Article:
The Supreme Court felt that the CAFC had applied the TSM test too rigidly and unanimously modified the obviousness criteria, stating in its syllabus: "[i]n determining whether the subject matter of a patent claim is obvious, neither the particular motivation nor the avowed purpose of the patentee controls. What matters is the objective reach of the claim. If the claim extends to what is obvious, it is invalid under §103 [the obviousness statute]. One of the ways in which a patent's subject matter can be proved obvious is by noting that there existed at the time of invention a known problem for which there was an obvious solution encompassed by the patent's claims."

However, when the standard was applied to the facts before the Court, the Court stated: "The proper question to have asked was whether a pedal designer of ordinary skill, facing the wide range of needs created by developments in the field of endeavor, would have seen a benefit to upgrading [a prior art patent] with a sensor." Their answer was "yes".

In general, KSR has made it more difficult and more expensive to obtain a patent, especially in the less complex technologies. After KSR, the USPTO made an attempt to change some of the substantive Rules that guide patent practice. For example, limits were proposed for the number of patent applications that could be filed as well as the number of claims that could be filed in any given patent application (these proposed rule changes are on hold while this matter is being taken up in court). Other recent court decisions about the patentability of software and business methods have also contributed to what many in the patent professional consider to be a big mess (or, to engineers, a problem that needs solving).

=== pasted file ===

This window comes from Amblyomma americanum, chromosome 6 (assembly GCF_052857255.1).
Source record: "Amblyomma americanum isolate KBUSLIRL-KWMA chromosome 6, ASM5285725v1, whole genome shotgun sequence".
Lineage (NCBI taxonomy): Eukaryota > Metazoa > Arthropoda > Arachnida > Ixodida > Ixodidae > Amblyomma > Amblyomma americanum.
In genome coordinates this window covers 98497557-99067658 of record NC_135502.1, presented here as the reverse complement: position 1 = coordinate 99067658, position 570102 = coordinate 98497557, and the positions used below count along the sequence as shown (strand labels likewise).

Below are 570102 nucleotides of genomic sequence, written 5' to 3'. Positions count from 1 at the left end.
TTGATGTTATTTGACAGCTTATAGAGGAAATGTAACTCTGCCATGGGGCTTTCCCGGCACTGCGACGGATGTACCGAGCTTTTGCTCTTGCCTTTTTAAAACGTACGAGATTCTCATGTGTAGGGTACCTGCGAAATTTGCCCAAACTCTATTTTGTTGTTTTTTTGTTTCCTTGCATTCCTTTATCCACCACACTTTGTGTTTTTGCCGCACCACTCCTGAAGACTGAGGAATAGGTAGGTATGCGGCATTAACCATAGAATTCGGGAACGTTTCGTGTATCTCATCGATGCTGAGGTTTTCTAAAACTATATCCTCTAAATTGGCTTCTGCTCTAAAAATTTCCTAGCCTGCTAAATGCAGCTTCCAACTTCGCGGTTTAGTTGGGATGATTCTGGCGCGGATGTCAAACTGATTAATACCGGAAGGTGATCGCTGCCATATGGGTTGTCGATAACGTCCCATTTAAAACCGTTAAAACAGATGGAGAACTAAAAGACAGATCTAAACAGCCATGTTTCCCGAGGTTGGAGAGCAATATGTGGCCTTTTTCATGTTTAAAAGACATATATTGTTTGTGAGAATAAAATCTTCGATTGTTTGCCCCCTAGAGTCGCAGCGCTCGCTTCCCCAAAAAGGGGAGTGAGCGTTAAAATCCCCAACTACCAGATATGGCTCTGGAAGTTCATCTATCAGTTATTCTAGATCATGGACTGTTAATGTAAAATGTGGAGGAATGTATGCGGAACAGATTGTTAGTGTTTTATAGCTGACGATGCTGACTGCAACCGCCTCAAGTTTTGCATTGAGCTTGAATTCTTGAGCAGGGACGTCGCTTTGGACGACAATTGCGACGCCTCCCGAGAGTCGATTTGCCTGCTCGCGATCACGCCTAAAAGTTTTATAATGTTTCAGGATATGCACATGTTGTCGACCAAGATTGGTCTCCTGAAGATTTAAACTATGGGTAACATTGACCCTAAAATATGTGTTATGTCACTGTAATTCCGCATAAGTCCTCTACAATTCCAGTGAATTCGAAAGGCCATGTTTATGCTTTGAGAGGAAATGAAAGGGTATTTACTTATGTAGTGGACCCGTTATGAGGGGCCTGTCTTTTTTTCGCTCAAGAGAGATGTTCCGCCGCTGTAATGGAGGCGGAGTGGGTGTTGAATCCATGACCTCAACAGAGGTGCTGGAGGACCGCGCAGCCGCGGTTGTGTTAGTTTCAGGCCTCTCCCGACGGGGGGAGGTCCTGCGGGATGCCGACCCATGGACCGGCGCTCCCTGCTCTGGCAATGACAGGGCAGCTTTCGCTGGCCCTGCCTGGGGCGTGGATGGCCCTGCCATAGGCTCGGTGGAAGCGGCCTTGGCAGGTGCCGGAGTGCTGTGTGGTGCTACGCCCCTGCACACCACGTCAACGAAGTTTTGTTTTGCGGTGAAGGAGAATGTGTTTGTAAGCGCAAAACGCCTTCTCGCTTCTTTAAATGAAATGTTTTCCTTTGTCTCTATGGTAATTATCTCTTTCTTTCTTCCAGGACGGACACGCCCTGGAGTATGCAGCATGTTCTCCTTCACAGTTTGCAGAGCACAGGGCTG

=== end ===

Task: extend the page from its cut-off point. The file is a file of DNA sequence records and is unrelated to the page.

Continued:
One might ask, "Why are these events occurring?" One might answer, "It's because the USPTO has neither the time, money, nor the resources to effectively manage its workload. There are almost one million US patent applications pending in the USPTO; it takes 3-1/2 to 4-1/2 years for a US patent to issue; the USPTO is in a hiring freeze; patent examiner training programs have been reduced and/or eliminated due to budget considerations, and other reasons. The apparent solution is to de-incentivize patent applicants from filing patent applications by making it too expensive, too time-consuming, and too risky. Ironically, this all seems very "anti-commerce" for a government agency (the USPTO) under the Department of Commerce.

Congress has been trying to pass a patent reform bill for the past couple of years without success. While certain changes in US law have been proposed that try to harmonize various aspects of US practice with that of Europe and other major players, not much has been accomplished that addresses the concerns mentioned above.

Generating solutions to social and political problems can be especially frustrating to engineers because, when something is broken, we figure out a way to fix it. In this case, it's not easy. Organizational patent applicants can have considerable influence over policy makers. Their interests, however, are not always aligned with those of small business and individual inventors. The US Chamber of Commerce has, in my opinion, taken a reasonable position in the ongoing patent controversy. Regional Chambers of Commerce may provide a vehicle for business owners to express their frustrations in the intellectual property arena. Individuals can write and call their government representatives to find out who supports what, and why. As always, it comes down to getting involved. Your favorite patent attorney may also have useful information to give you if you ask. Remember, your success is their success. And, there is always hope for Washington, right?

(Bill Greener is a registered US patent attorney with Bond Schoeneck & King, PLLC (www.BSK.com) and a member of the Seed Capital Fund of Central New York (www.scfcny.com). BS&K's Rochester office is at 345 Woodcliff Drive, Suite 208, Fairport, NY 585-362-4728; wgreener@bsk.com. All opinions are Mr. Greener's alone.)